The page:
“Sokoloff has provided a new and interesting twist to the genre, one that will stay with the reader long after the book has been read… the hair on the back of my neck may never lie down.”    —Bookreporter.com

“Gave this reviewer a bad night’s sleep—what more could you ask from a horror novel?”    —SFX

The Unseen takes you on a breathless ride you’ll never forget: atmospheric, spooky, intense. The suspense starts on page one, tightening the noose on every page with increasing velocity to a stunning, fearsome climax. Sokoloff has created a chilling, fantastic supernatural thriller that will have you fearing what you can’t see.”    —Allison Brennan, NYT bestselling author of Sudden Death

51iaLpxdpjL__SY300_Publication Date: September 5, 2013


“Perhaps we’re here to save a few people. Maybe that’s the gift.”
Fifteen-year-old Frances has been sent down to the coast for a little break. Her
brother, Johnny, is out on bail after punching an off-duty policeman, and some
shady characters have thrown a brick through the window of their flat. Frances’
mum went off to stay with her boyfriend and Frances is sent to Helmstown, to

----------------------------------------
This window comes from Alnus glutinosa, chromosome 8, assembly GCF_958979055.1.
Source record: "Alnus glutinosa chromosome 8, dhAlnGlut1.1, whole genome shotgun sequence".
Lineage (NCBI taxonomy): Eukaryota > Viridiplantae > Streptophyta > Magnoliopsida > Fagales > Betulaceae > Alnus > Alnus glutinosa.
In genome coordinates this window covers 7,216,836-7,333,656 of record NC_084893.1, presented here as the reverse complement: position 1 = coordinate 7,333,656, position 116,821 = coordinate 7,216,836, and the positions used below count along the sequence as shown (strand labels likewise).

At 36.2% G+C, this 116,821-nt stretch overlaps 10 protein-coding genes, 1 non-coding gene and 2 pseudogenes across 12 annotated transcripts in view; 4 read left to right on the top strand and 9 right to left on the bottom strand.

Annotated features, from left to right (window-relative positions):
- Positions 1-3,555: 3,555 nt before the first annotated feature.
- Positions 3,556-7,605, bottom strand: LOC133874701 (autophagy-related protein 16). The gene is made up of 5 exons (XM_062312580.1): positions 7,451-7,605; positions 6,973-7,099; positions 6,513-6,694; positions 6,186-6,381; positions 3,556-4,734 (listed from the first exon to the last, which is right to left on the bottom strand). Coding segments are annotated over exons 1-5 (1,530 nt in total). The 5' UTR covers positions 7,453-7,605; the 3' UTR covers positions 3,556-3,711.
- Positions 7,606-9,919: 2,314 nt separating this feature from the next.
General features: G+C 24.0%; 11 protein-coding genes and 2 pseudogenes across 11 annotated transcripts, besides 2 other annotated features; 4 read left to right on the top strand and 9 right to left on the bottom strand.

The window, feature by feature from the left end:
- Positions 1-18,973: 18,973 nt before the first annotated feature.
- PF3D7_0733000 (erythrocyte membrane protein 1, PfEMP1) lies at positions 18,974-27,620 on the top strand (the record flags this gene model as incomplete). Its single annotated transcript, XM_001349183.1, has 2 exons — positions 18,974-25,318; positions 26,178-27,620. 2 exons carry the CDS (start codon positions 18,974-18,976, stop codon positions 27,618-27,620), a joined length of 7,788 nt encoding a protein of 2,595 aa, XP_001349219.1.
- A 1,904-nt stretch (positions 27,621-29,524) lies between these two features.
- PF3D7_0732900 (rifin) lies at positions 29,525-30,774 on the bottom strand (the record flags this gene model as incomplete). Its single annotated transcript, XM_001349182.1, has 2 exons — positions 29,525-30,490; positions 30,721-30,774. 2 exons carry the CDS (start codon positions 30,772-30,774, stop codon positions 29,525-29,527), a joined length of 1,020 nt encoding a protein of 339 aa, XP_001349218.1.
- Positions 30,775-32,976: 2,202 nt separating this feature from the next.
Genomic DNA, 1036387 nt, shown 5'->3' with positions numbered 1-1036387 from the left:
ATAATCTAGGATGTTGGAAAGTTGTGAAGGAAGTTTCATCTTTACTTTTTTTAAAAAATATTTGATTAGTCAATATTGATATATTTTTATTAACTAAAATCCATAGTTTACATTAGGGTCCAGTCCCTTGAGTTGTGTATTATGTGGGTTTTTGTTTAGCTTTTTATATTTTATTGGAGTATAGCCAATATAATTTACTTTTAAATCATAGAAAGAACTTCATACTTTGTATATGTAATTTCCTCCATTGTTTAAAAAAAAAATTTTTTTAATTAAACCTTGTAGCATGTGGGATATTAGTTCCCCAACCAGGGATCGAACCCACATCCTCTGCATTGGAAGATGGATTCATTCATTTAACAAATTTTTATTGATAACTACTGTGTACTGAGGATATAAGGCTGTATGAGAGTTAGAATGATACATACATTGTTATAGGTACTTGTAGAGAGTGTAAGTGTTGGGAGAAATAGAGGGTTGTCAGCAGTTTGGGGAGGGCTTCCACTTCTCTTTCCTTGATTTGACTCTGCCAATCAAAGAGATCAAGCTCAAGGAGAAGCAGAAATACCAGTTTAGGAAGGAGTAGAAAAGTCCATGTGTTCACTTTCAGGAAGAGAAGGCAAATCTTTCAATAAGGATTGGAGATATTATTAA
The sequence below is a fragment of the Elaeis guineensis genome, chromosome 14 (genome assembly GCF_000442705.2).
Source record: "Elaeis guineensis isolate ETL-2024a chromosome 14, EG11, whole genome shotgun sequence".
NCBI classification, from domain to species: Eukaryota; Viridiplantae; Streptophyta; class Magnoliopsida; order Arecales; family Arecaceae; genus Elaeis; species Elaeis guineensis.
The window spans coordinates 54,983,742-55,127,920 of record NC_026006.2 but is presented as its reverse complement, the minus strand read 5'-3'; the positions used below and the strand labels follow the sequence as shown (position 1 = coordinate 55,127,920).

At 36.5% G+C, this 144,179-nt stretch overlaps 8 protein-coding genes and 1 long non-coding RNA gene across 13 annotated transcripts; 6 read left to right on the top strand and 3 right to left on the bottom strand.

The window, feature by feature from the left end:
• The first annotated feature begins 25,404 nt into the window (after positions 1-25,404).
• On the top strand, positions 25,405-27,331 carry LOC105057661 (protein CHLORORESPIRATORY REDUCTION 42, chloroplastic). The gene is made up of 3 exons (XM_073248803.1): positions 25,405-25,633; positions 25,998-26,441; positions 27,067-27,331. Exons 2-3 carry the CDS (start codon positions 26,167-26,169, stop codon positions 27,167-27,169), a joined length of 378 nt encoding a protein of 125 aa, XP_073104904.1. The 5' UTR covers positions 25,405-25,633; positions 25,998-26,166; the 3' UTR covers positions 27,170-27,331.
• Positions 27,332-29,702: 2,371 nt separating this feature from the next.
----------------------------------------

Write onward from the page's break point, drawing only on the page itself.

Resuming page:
live with her aunt, uncle and cousin Max. Frances befriends Peter Kennedy, a
somewhat tramp-like character who lives in a beach hut along the helmstown
seafront. As soon as they meet, Peter recognizes that Frances is a messenger,
just like him. As messengers, Frances and Peter experience black-outs.
Afterwards, when they come round, they have the ability to draw, in minute
detail, the scene of an accident. Peter lives with the burden of telling the
people in his drawings about the circumstances of their death. He believes that
if he doesn’t, something bad will happen to his family. While Frances lives in
dread of anything happening to her brother Johnny, she begins to think more
positively: although she can’t change the past, she can change the future, at
least for a chosen few. This is an another compelling and thrilling novel for
teenagers by the young author of the highly acclaimed Daylight Saving.